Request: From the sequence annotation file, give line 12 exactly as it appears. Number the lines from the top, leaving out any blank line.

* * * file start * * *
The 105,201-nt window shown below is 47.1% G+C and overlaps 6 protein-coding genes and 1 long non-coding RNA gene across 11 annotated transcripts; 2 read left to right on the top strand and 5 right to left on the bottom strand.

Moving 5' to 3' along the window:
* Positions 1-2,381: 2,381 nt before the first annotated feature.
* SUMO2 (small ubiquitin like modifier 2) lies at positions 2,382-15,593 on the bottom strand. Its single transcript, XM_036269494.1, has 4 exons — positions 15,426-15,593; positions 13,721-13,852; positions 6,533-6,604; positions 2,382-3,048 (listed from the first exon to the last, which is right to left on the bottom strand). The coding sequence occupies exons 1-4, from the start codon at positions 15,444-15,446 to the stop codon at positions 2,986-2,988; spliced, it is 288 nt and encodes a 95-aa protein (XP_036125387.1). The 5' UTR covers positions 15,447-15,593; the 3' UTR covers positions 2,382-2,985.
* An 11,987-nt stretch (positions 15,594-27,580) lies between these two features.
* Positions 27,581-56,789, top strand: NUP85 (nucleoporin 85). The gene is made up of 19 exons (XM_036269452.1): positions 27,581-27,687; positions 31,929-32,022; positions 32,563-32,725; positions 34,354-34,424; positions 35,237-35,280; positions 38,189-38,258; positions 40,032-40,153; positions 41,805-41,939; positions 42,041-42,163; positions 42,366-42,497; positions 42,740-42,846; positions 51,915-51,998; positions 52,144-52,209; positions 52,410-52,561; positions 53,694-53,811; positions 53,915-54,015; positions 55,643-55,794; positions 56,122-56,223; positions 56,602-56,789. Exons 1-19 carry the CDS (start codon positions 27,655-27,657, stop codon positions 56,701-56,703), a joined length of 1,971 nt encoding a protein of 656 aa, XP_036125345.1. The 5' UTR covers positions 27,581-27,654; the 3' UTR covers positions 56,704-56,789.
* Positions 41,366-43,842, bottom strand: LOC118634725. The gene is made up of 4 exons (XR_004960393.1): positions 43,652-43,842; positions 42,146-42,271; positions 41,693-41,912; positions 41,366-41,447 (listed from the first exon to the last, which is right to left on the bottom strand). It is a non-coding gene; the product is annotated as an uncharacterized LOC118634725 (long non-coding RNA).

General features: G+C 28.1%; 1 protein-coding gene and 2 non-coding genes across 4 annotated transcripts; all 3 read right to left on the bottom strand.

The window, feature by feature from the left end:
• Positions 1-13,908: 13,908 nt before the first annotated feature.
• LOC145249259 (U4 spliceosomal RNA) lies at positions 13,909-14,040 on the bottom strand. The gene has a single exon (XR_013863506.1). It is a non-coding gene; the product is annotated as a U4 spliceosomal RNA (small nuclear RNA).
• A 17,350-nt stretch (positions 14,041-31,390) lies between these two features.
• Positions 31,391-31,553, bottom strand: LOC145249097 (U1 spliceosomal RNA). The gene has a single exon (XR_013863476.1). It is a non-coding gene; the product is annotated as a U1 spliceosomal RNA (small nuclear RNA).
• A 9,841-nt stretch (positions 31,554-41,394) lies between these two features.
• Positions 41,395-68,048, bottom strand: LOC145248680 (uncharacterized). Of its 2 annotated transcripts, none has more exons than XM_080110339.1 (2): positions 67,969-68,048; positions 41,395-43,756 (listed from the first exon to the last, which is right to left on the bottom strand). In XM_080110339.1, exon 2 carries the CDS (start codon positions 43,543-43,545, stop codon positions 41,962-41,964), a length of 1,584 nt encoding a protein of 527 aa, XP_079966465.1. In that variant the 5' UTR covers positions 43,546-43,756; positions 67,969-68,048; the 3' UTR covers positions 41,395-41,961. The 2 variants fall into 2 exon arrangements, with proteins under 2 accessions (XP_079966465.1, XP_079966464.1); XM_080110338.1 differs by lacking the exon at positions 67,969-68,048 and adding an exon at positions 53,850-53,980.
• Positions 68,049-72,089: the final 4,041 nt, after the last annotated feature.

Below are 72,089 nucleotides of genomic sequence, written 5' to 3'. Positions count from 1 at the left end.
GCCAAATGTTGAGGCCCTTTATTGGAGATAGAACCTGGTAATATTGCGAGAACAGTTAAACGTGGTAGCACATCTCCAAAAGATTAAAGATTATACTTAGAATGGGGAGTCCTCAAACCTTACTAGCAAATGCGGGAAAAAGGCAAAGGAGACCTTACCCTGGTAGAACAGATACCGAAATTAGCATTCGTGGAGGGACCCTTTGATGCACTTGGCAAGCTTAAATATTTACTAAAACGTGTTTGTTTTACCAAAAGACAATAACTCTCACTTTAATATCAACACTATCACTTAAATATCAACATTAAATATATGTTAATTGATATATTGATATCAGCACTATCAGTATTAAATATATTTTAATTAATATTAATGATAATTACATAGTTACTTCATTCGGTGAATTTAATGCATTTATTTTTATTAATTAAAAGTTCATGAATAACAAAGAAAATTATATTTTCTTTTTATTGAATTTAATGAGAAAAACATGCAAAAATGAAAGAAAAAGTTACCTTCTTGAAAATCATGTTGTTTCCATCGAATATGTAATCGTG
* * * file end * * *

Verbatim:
• A 17,350-nt stretch (positions 14,041-31,390) lies between these two features.